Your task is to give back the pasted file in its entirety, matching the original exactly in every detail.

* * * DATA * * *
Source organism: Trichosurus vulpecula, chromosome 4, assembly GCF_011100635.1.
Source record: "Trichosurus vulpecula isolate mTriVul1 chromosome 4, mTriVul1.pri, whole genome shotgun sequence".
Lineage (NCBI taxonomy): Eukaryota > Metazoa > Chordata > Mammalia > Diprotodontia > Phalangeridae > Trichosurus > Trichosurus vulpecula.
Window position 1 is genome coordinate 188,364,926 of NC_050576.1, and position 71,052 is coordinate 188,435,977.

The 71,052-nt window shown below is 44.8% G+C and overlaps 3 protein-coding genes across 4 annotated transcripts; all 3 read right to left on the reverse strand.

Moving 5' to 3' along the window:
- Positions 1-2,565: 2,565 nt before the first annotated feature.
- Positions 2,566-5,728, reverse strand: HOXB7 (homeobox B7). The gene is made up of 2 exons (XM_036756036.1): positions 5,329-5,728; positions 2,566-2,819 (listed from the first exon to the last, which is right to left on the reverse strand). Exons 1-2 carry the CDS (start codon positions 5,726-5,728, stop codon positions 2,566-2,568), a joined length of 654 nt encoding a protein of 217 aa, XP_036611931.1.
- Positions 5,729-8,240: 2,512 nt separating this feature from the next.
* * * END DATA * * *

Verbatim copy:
Source organism: Trichosurus vulpecula, chromosome 4, assembly GCF_011100635.1.
Source record: "Trichosurus vulpecula isolate mTriVul1 chromosome 4, mTriVul1.pri, whole genome shotgun sequence".
Lineage (NCBI taxonomy): Eukaryota > Metazoa > Chordata > Mammalia > Diprotodontia > Phalangeridae > Trichosurus > Trichosurus vulpecula.
Window position 1 is genome coordinate 188,364,926 of NC_050576.1, and position 71,052 is coordinate 188,435,977.

The 71,052-nt window shown below is 44.8% G+C and overlaps 3 protein-coding genes across 4 annotated transcripts; all 3 read right to left on the reverse strand.

Moving 5' to 3' along the window:
- Positions 1-2,565: 2,565 nt before the first annotated feature.
- Positions 2,566-5,728, reverse strand: HOXB7 (homeobox B7). The gene is made up of 2 exons (XM_036756036.1): positions 5,329-5,728; positions 2,566-2,819 (listed from the first exon to the last, which is right to left on the reverse strand). Exons 1-2 carry the CDS (start codon positions 5,726-5,728, stop codon positions 2,566-2,568), a joined length of 654 nt encoding a protein of 217 aa, XP_036611931.1.
- Positions 5,729-8,240: 2,512 nt separating this feature from the next.